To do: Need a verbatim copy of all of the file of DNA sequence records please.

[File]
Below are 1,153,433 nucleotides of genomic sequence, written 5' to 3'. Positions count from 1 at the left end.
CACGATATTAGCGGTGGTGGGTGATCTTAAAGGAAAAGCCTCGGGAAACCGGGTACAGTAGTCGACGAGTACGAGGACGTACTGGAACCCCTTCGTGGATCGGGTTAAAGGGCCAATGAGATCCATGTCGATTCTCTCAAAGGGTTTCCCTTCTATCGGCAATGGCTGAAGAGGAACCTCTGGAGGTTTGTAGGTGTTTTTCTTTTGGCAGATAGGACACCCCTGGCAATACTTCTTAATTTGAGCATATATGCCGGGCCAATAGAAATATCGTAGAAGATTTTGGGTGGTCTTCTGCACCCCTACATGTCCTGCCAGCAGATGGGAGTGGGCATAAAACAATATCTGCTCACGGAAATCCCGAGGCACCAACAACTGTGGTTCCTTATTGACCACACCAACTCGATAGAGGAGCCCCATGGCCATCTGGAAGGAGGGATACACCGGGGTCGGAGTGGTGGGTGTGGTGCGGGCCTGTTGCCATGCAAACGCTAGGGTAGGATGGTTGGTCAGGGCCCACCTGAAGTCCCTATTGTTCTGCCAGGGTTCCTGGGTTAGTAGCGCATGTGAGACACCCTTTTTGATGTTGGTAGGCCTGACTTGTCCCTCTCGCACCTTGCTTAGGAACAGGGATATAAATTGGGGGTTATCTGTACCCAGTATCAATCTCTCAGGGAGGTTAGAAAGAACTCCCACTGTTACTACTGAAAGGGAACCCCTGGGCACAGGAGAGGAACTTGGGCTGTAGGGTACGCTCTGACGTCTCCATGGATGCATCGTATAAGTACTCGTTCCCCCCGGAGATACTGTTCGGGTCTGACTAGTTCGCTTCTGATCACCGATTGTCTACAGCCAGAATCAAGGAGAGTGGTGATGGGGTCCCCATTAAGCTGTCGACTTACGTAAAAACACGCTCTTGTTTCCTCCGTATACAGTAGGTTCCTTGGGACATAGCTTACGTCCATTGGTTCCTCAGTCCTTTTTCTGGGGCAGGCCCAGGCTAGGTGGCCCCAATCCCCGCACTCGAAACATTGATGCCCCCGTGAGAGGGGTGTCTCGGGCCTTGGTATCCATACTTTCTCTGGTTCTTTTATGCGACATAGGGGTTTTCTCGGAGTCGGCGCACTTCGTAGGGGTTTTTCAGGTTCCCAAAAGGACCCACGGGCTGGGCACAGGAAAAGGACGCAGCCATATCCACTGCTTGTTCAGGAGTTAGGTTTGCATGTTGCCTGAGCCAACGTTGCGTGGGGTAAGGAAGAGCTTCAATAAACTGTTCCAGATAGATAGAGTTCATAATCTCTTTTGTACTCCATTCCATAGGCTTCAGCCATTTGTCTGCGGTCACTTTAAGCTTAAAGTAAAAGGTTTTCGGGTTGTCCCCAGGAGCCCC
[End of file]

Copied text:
Below are 1,153,433 nucleotides of genomic sequence, written 5' to 3'. Positions count from 1 at the left end.
CACGATATTAGCGGTGGTGGGTGATCTTAAAGGAAAAGCCTCGGGAAACCGGGTACAGTAGTCGACGAGTACGAGGACGTACTGGAACCCCTTCGTGGATCGGGTTAAAGGGCCAATGAGATCCATGTCGATTCTCTCAAAGGGTTTCCCTTCTATCGGCAATGGCTGAAGAGGAACCTCTGGAGGTTTGTAGGTGTTTTTCTTTTGGCAGATAGGACACCCCTGGCAATACTTCTTAATTTGAGCATATATGCCGGGCCAATAGAAATATCGTAGAAGATTTTGGGTGGTCTTCTGCACCCCTACATGTCCTGCCAGCAGATGGGAGTGGGCATAAAACAATATCTGCTCACGGAAATCCCGAGGCACCAACAACTGTGGTTCCTTATTGACCACACCAACTCGATAGAGGAGCCCCATGGCCATCTGGAAGGAGGGATACACCGGGGTCGGAGTGGTGGGTGTGGTGCGGGCCTGTTGCCATGCAAACGCTAGGGTAGGATGGTTGGTCAGGGCCCACCTGAAGTCCCTATTGTTCTGCCAGGGTTCCTGGGTTAGTAGCGCATGTGAGACACCCTTTTTGATGTTGGTAGGCCTGACTTGTCCCTCTCGCACCTTGCTTAGGAACAGGGATATAAATTGGGGGTTATCTGTACCCAGTATCAATCTCTCAGGGAGGTTAGAAAGAACTCCCACTGTTACTACTGAAAGGGAACCCCTGGGCACAGGAGAGGAACTTGGGCTGTAGGGTACGCTCTGACGTCTCCATGGATGCATCGTATAAGTACTCGTTCCCCCCGGAGATACTGTTCGGGTCTGACTAGTTCGCTTCTGATCACCGATTGTCTACAGCCAGAATCAAGGAGAGTGGTGATGGGGTCCCCATTAAGCTGTCGACTTACGTAAAAACACGCTCTTGTTTCCTCCGTATACAGTAGGTTCCTTGGGACATAGCTTACGTCCATTGGTTCCTCAGTCCTTTTTCTGGGGCAGGCCCAGGCTAGGTGGCCCCAATCCCCGCACTCGAAACATTGATGCCCCCGTGAGAGGGGTGTCTCGGGCCTTGGTATCCATACTTTCTCTGGTTCTTTTATGCGACATAGGGGTTTTCTCGGAGTCGGCGCACTTCGTAGGGGTTTTTCAGGTTCCCAAAAGGACCCACGGGCTGGGCACAGGAAAAGGACGCAGCCATATCCACTGCTTGTTCAGGAGTTAGGTTTGCATGTTGCCTGAGCCAACGTTGCGTGGGGTAAGGAAGAGCTTCAATAAACTGTTCCAGATAGATAGAGTTCATAATCTCTTTTGTACTCCATTCCATAGGCTTCAGCCATTTGTCTGCGGTCACTTTAAGCTTAAAGTAAAAGGTTTTCGGGTTGTCCCCAGGAGCCCC